Hold the command key and click the three image view to select them. Then click the Embed in button in the layout bar and choose Stack View. Interface Builder automatically embeds the image views in a horizontal stack view.
To add some spacing between the image views, select the stack view and set the spacing to
20. Also, change the Distribution option from Fill to Fill Equally.
Quick note: It seems that the stack view has already distributed the image views equally. Why do we need to change the distribution to Fill Equally? Remember that you're now designing the UI for all screen sizes. If you do not explicitly set the distribution to Fill Equally, iOS will layout the image views using Fill distribution policy. It may not look good on other screen sizes.
Now you have two stack views: one for the labels, and the other for the image views. These two stack views can actually be combined together for easier management. One great thing about stack views is that you can nest multiple stack views together.
To do that, select both stack views in the document outline view. Then click the Embed in > Stack View to embed both stack views in a vertical stack view. After that, make sure that the alignment of the new stack view is set to Fill. This size of the stack view increases as the screen size grows. By setting the alignment property to Fill, this ensures the image views are resized automatically on larger screens. You will understand what I mean when we preview the UI on iPad.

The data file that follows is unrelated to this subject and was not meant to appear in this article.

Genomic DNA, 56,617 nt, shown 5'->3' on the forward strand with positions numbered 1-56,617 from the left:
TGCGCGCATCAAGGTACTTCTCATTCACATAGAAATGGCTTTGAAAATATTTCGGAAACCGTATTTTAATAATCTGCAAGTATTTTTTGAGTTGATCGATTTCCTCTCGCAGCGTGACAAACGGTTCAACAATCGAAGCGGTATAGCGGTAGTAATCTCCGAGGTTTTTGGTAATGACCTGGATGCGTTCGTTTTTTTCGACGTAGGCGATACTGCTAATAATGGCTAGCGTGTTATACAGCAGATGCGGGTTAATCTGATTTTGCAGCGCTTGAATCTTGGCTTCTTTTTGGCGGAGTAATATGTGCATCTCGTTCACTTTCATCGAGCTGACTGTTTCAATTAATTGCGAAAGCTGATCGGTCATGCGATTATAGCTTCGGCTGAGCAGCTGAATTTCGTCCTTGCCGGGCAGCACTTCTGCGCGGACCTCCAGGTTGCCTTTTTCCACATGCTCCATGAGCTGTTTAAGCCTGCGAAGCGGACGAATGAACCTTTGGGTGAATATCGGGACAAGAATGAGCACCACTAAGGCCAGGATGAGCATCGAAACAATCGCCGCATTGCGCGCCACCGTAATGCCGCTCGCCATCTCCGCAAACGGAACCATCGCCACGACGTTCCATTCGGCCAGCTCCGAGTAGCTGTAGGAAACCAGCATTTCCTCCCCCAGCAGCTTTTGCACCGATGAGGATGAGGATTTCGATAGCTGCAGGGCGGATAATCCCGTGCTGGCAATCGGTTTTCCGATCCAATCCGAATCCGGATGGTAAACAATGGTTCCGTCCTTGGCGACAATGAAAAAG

Cool, right? So far the UI looks good on iPhone 8. But if you preview the UI on other devices, it doesn't look as expected. The reason is that we haven't defined the layout constraints for the stack views.
Adding Layout Constraints for the Stack View
For the stack view, we will define the following layout constraints:
- Set a spacing constraint between itself and the top layout guide, such that it is 50 points away from the top anchor of the safe area layout guide.
- Set a spacing constraint between the left side of the stack view and the leading anchor of the safe area, such that there is a space of 10 points between them.
- Set a spacing constraint between the right side of the stack view and the trailing anchor of the safe area, such that there is a space of 10 points between them.